Less obvious submerged structure is harder to locate but with a quality sounder can be found. You can read a lot about what lies beneath the water surrounding islands by what lies on its shores. Areas with beaches covered in broken coral signals the close proximity of fringing reef. Sandy beaches signal areas dominated by sand patches while rocky foreshores point to a rocky bottom. This helps when making a reconnaissance mission around an island – it will help determine what’s below. Most tropical and some temperate islands are fringed by hard coral structure which slide from shallow coral flats into deep water creating a ledge. These ledges are often visible, especially at low tide. It’s these drop offs that attract bait and fish. They are excellent starting points to locate fish and bait holding structure. Just off these ledges it’s quite common to find patches of sand studded with isolated coral bombie structure. Isolated coral-encrusted rocks, when large enough, can sustain their own small ecosystem. It’s for this very reason that predatory fish like coral trout live around them. Finding bombies is as simple as drifting off the coral ledge and watching the sounder until the bottom begins to show isolated structure. Large bombies are not always the best, sometimes the smaller ones will hold better quality fish. Larger fish will generally hang on smaller isolated structure surrounding a larger bombie. This is because their presence will often scare the baitfish away from the main rock. Islands, particularly those in temperate waters, have no fringing reef or coral drop offs with the island face dropping away into what appears to be a featureless ocean. But don’t be deceived by these locations – especially if the current and tide is either sweeping hard around or right into it. These deep water areas are far from sparse. Often the lack of bottom structure means the current will create large sandy gutters or rubble patches caused by wave and tide attrition against the island rock face. Combine these gutters or rubble with deep water and you have the makings of the perfect environment for fish like scarlet sea perch, black jew, grunter, and golden snapper. These areas are dynamite for big, mid-water predators such as giant trevally – fish that regularly haunt deep-water current-sweeping corners. For this reason many surface fishermen will specifically target these areas. It is also why Island locations such as the Whitsundays are one of the best surface fishing spots along the east coast of Australia.   Even the smallest pieces of structure in these locations can be absolute gold mines and the more isolated the structure the better.
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Keep watch of your sounder – it’s easy to miss fast-moving bait or fish as seen on this screen.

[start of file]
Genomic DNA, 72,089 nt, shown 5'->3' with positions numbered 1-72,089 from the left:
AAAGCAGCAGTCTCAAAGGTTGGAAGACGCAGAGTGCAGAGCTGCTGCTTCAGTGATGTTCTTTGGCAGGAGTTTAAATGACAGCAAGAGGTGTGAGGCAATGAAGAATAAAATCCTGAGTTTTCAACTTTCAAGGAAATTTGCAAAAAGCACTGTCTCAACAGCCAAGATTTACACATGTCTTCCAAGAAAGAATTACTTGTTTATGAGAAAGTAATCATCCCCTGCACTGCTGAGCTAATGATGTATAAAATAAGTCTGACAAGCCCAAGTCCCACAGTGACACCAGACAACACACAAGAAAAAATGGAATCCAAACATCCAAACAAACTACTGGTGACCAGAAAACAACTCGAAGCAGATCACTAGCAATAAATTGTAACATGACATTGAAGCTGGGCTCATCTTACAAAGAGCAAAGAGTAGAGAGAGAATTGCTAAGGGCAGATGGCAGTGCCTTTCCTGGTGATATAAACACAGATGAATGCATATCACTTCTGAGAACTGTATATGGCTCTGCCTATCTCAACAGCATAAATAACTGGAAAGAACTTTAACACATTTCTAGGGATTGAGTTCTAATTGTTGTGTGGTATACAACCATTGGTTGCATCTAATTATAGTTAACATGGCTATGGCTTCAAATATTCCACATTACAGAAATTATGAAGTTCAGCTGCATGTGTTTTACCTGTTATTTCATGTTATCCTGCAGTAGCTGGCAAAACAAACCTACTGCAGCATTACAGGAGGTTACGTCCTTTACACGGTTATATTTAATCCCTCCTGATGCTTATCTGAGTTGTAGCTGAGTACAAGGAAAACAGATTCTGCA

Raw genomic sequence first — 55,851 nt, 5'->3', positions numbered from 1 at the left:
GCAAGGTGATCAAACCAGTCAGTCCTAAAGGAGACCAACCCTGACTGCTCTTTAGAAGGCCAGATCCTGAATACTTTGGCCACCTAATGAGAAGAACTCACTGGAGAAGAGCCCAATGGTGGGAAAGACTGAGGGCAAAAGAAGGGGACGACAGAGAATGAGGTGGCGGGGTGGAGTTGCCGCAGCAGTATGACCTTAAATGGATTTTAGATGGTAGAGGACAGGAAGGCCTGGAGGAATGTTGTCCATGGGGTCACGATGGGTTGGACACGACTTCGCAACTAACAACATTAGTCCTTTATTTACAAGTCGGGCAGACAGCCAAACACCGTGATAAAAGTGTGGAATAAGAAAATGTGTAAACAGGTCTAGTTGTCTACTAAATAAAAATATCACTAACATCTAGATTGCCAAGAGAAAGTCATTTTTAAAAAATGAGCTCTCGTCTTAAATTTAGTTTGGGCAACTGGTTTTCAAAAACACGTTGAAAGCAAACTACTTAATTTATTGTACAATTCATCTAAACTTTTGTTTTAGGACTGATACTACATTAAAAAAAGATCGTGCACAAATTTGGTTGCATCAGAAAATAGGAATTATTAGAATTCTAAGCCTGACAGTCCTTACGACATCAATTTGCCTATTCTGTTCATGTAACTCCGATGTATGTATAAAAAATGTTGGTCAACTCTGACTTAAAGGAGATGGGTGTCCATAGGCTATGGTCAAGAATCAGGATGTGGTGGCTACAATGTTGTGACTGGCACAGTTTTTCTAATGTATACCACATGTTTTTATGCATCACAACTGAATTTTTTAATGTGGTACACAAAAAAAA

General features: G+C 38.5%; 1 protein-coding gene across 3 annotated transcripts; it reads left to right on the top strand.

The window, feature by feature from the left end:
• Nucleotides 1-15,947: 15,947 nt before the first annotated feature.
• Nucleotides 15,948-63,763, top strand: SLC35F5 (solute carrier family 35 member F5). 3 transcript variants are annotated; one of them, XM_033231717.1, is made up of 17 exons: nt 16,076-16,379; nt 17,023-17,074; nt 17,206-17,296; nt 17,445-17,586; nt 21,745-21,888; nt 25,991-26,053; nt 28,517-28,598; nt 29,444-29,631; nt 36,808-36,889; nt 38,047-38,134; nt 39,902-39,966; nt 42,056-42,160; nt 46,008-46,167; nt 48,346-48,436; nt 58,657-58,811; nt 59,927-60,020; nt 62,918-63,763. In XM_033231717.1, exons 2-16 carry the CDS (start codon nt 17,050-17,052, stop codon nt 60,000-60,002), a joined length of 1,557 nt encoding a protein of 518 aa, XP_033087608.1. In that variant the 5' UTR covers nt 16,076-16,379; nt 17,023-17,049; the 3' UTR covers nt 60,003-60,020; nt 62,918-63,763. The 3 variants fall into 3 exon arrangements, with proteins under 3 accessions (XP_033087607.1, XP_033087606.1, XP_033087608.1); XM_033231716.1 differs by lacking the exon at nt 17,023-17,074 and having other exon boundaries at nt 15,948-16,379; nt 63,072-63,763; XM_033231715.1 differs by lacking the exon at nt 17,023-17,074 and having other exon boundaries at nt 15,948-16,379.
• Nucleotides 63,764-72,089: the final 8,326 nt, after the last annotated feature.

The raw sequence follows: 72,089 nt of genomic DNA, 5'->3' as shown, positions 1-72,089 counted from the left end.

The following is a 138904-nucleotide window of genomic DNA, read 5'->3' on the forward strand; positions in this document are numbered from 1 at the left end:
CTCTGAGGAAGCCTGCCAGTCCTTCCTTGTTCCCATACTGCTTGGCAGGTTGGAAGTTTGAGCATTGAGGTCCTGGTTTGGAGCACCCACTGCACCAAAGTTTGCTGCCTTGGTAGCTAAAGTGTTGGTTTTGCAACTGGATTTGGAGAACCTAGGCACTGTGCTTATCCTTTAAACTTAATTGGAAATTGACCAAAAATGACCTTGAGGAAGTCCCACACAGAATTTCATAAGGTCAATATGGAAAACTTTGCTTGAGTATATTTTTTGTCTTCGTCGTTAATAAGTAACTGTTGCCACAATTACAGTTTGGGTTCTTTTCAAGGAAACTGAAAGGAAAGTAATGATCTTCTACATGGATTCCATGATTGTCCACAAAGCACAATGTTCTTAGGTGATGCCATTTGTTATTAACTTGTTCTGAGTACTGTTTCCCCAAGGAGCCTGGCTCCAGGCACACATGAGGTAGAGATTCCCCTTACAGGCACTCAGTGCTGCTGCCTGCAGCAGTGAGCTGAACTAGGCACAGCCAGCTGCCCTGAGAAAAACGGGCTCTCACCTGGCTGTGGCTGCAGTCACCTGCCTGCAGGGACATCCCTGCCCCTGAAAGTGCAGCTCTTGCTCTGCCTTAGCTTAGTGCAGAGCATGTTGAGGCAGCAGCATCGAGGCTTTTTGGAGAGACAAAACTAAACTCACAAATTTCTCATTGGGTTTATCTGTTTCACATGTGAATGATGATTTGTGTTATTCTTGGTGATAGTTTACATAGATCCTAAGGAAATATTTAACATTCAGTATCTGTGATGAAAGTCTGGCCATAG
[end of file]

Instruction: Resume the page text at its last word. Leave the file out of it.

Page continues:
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A brisk morning but the perfect time to target jewies like this.

Always keep track of the tide

Once you have located desired structure it’s important to think about the effect the tide will have on the fishing, particularly if you are fishing over coral flats, ledges and drop offs. If the tide is rising the fish will often move up from the deeper water bombies onto the ledges waiting for the smaller bait fish to make their way up onto the coral flats with the incoming tide. Pelagics like Queenies and mackerel and even big tusk fish are prime targets during this time of the tide as they love to move with the tide and hunt crabs and other prey amongst the reef. On the outgoing tide, fish tend to move off the shallows and mid water ledge areas and into deeper water as the tide recedes. In the deeper water isolated structure, tide movement also plays a crucial role especially when thinking about bait or lure presentation. It’s vital to remember that both bait fish and predatory fish, in particular coral trout, will always feed facing into the tidal flow or pressure points of the structure. If you are fishing your lures or bait away or even worse behind the pressure point of the structure then your chances of a hook up are significantly reduced. It’s best to anchor upwards of the structure and feed lures and baits in with the tide. Islands provide a huge array of fishing options and cater for both bait and lure fishermen. Bait fishing is best suited to fishing the deeper water areas and isolated bombies as these areas are best suited for bottom placed baits. In tropical waters, if you are in the right area you will commonly catch fish like stripeys (Spanish flag) which often reside with more premium target bottom species such as coral trout. Live baits are also a top option and a floated yakka or fusilier over the drop off into the deep is always a good idea for a cruising Spanish mackerel.